Some call me "Flem"

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B.S.Ed | M.Ed | Passionate | Compassionate | Purpose-driven | PUBLIC school teacher | There's a lot more...

Monday, June 5, 2017

Final Day at Maplewood

Sadly, today was our final day reading with the residents at Maplewood Manor Nursing Home and Rehabilitation Center. As I mentioned in previous posts about our visits there, we establish an intergenerational bond with the residents while there and while reading with them.




With every visit, we add a little something, planned or unplanned, to the experience. The last time we visited, we sought to gather the stories of a few of the residents, write them up in a mini-biographical sketch and read them back to them. Well, if it can go wrong, it will. We started the process, but for a wide variety of reasons, we were unable to completely finish this mini-project. Undeterred, we pressed on.


As the kids were finishing the short stories and poems we brought along with us, one had the idea to sing to the residents. I can't lie, I was hesitant. I, however, was not going to be the one to stifle their excitement. So #onward...sing children! At first, a smaller group of them sang to the residents at one table. The song of choice, The Star Spangled Banner, which we're learning for our 5th grade Move-Up Day next Friday. Cute. lol That went well! I thought they'd be nervous, but nah! That must've been me.

Then another one of them got the idea to sing to all of those who were in the dining area. Ok. Now I'm even more hesitant. Were they going to stop us? Would the residents respond? What about those working in their offices? I'm not a worrier, so it bewildered me why I was worrying now. Still, I set aside my feelings and let them have at it. To overcome my apprehension, I gave them a quick public speaking, 10-second mini-lesson.

Introduce yourselves, especially for those with whom you didn't read.
Tell them where you're from. John B. Kelly Elementary School.
Tell them what you want to do. Sing.
Tell them what you're singing. The Star Spangled Banner and the Black national anthem, Lift Every Voice and Sing.

As the children sang, those who hadn't read with us, moved their wheelchairs, got up from where they were seated, or looked up, and were quite the captive audience. My "allergies" started to act up when a grandfather and his two guests, moved to where I was seated and were moved by these young voices. One of his guests, "Ms. Alice", wanted to know more about who we were, where we were from, and why we were there. She stated that Mr. Resident (for privacy sake), really enjoyed what he heard and loves this sort of thing.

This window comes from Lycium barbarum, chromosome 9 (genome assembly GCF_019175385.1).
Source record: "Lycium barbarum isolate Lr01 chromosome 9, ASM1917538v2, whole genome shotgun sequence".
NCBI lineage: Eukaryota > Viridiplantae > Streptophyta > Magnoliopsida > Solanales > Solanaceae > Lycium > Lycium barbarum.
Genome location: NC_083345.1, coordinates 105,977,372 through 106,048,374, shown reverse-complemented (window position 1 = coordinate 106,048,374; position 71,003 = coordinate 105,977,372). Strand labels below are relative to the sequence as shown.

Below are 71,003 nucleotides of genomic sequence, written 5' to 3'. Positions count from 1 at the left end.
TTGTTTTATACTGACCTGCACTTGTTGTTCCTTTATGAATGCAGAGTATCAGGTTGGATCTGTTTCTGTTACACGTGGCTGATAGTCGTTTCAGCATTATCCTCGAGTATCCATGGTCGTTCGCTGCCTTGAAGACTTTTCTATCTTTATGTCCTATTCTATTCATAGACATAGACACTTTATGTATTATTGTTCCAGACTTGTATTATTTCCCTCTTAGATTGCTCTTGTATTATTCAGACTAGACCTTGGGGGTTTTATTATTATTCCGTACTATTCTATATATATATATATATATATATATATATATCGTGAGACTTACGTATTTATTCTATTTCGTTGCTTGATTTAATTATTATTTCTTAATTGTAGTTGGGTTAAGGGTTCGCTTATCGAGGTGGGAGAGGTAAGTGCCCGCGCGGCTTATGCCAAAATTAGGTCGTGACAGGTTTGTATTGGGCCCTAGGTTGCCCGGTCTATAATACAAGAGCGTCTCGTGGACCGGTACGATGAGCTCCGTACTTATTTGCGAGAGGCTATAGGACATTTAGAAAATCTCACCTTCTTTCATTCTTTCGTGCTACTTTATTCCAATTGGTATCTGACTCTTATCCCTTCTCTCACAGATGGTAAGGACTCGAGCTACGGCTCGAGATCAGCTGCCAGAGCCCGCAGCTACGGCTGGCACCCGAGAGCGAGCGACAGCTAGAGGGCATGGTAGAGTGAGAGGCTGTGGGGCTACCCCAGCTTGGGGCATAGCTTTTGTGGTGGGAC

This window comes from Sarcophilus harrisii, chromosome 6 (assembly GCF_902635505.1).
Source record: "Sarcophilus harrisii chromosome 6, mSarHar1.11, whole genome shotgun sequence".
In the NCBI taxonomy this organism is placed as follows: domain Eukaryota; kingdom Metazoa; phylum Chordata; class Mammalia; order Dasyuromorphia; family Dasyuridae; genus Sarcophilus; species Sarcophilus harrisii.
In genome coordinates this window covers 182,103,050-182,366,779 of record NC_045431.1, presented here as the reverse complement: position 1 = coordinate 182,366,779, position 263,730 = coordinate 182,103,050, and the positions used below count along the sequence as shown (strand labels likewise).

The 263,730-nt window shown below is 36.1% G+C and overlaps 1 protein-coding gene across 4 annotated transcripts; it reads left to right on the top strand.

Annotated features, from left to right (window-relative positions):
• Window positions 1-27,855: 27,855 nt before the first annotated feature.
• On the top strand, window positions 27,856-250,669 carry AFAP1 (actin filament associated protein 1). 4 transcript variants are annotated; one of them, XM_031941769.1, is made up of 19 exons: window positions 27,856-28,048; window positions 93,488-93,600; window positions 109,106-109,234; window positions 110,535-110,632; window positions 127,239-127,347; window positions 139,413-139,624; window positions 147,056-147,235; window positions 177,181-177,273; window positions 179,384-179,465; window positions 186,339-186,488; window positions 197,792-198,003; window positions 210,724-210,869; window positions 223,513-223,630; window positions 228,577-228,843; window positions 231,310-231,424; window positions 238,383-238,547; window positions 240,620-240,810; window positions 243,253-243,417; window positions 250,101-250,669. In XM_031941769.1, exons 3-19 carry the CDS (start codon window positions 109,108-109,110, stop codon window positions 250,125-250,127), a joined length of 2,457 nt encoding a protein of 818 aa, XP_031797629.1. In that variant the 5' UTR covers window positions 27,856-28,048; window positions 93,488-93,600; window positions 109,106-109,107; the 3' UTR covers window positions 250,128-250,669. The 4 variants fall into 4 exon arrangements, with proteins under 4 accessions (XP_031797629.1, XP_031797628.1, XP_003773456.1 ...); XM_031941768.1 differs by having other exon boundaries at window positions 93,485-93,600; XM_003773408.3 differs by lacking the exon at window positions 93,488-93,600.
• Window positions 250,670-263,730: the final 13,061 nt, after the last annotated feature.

Another resident, with whom we hadn't worked before, really expressed his joy at having the opportunity to sit with one of students as they read and learned from each other. I overheard much of their conversation and I wanted to just sit in rapture.

I cannot quite put into words the connections WE made and how we felt. To know me is to know that I have a special place in my heart for those who are older and have had some experiences. It was good for the kids and me, all of us, to be a part of this intergenerational experience!


Friday, May 26, 2017

When Your Students Sound/Write Like You

We've been typing essays using Google Docs. It has definitely enhanced my writing instruction and their writing development. One student typed this comment on their classmate's doc...

"[I] like...the ending part, but where [are] your three or two ex[amples] so the reader can have more stuff to think about[?]" ~one of my 5th grade public school students

Wow! Like any relationship, personal or professional, the more you're around someone, the more you start thinking and acting alike.

Sunday, May 21, 2017

Mrs. Wallace, you'll be missed!

Just about two weeks ago or so, I made my way to work, signed in, and asked Ms. Clark how Mrs. Wallace was doing. Mrs. Wallace and Ms. Clark worked closely together with their students while Mrs. Wallace was still in the classroom. I told her that I had been thinking about Mrs. Wallace and was wondering how she was. She relayed to me that she had been sick lately. Little did I know that in just a short time, we would be saying goodbye to our colleague one final time.